at the floodgates
By Diogenes ( articles ) | May 04, 2006
Here's how the argument shapes up:
Side A (the "Progressives") argues that the Church must allow the use of condoms by married couples if one is infected with the HIV virus. It's a matter of life and death, they say.
Side B (the "Conservatives") argues that the use of condoms destroys the integrity of the marital act, and since a couple could guard against AIDS by abstention, there's no need to violate the natural law.
Side A, now exasperated, counters by saying that for pete's sake, we aren't talking about contraception. The couple would be using the condom not to prevent conception, but to prevent disease: to save a life. We're not asking the Church to change the ban on contraceptives; we asking only for consideration of these very special circumstances.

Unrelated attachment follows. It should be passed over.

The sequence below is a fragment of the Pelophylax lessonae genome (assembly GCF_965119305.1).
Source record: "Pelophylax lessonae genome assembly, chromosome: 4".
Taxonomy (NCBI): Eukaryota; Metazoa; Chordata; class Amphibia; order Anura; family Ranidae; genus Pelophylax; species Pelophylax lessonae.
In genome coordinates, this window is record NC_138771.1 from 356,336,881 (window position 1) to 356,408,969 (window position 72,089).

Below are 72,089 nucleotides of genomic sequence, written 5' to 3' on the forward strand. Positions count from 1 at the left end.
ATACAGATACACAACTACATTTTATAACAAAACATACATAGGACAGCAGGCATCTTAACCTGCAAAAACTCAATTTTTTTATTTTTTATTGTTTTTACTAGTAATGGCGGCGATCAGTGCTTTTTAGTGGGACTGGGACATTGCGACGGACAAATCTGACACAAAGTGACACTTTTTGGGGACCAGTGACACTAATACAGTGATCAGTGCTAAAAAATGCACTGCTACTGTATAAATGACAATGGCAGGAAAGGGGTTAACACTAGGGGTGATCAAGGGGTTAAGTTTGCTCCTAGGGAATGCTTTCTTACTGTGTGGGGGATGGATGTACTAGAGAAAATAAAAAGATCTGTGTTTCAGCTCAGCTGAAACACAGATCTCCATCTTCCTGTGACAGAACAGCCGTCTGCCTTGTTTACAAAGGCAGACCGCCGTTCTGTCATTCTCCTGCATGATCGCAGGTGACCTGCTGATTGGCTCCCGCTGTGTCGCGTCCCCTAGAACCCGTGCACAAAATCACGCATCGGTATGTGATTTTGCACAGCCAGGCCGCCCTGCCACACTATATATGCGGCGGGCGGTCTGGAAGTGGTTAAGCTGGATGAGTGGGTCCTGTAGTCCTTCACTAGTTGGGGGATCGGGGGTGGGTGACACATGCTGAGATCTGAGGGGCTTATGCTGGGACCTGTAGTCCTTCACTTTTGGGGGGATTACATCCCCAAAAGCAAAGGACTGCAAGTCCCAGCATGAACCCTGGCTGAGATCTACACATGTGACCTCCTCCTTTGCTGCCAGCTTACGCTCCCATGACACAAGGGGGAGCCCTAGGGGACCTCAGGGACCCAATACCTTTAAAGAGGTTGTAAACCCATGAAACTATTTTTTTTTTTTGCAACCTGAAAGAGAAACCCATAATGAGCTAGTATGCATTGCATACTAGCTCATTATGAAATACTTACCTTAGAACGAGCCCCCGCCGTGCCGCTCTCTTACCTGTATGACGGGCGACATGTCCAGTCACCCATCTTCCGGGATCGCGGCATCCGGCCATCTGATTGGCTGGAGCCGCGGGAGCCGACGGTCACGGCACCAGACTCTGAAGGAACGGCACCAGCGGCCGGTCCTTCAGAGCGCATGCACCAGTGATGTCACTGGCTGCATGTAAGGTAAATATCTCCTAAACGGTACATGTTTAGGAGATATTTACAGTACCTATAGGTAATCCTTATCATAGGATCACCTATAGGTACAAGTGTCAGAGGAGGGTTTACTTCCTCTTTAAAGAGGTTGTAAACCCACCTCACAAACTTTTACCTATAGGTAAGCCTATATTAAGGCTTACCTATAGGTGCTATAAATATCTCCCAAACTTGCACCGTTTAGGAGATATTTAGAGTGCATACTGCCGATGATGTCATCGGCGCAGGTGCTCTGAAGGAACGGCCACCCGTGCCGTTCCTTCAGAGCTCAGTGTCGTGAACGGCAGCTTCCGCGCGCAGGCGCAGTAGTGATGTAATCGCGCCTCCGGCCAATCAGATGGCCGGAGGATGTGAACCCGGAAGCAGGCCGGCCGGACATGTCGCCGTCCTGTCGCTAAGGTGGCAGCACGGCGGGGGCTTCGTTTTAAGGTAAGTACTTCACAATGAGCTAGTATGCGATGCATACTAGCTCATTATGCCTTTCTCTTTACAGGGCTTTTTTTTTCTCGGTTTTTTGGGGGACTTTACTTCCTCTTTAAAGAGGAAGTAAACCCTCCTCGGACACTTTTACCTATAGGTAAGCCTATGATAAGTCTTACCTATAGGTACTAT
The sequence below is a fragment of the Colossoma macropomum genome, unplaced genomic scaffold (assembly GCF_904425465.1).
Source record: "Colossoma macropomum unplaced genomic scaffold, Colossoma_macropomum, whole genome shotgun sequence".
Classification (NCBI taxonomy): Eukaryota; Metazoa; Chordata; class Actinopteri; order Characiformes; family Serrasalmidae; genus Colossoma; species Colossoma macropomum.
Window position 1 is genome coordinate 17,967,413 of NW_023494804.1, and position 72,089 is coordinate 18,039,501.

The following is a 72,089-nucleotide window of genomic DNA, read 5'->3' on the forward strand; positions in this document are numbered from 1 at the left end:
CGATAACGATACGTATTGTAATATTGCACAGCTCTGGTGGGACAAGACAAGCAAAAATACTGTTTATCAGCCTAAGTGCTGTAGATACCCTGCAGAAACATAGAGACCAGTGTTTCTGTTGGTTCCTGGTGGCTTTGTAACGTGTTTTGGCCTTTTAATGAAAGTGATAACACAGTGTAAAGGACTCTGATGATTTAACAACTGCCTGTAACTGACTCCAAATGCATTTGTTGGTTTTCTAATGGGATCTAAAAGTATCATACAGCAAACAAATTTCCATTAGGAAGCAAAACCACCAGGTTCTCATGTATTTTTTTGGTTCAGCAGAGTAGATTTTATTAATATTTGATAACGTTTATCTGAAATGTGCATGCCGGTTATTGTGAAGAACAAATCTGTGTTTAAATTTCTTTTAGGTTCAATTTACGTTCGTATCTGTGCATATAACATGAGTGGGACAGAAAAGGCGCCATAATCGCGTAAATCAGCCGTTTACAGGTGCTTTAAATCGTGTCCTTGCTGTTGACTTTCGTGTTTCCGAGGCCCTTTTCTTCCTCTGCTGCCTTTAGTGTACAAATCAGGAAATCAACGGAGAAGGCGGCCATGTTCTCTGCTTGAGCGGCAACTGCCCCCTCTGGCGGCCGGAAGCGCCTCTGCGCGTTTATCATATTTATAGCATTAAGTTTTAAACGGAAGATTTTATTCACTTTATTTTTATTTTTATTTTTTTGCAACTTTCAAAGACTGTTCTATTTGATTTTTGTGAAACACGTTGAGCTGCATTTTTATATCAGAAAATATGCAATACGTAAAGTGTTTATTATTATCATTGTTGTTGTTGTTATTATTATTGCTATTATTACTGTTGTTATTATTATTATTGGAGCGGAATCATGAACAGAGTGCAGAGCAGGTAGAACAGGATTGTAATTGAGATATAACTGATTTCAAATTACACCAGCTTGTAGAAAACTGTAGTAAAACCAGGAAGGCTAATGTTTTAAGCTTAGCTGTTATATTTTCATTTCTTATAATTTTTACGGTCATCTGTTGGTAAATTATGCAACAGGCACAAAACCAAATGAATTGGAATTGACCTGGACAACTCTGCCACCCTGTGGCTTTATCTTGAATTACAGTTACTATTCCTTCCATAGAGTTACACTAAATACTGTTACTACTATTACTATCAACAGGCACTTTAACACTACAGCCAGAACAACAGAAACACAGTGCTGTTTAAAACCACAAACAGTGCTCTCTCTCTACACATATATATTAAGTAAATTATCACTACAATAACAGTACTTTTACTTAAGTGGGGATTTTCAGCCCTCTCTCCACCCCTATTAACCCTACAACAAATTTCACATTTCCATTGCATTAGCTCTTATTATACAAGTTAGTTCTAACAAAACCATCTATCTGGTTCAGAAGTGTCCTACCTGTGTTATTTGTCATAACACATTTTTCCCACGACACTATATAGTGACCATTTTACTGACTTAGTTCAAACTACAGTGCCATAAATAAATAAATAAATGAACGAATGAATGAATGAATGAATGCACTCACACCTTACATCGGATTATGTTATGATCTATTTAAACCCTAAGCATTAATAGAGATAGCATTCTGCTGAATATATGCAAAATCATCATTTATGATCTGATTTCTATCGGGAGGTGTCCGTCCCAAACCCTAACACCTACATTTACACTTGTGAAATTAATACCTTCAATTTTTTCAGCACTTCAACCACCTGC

That line of argumentation took a hit yesterday, when approximately 145 newspapers in the US alone carried stories with a headline like this:
Vatican Re-Examines Contraception Ban
Ooops! No mention of "special circumstances" there. No mention of AIDS, even. We now know exactly how the mass media would play a Vatican concession on condoms from HIV-prone married couples: it would be interpreted as an acceptance of condom use-- perhaps only in "special circumstances," but doesn't every amorous young man hope there will be some "special circumstances" tonight?
But wait. I only quoted the headline. In the text of the AP story there was some discussion of the moral issues-- of double effect and lesser evils and all that. Then a Jesuit moralist, Father James Keenan, put things back into the sort of terms anyone can understand. If the Vatican allows condom use in this one special case, he said:
It would finally take the stigma off the condom. Then it's all over. The condom will be freed of this whole, heavy moral debate.
And Yes, in case you were wondering, this is the same Father James Keenan who testified in favor of same-sex marriage in Massachusetts, and who still instructs impressionable young students in moral theology at Boston College.
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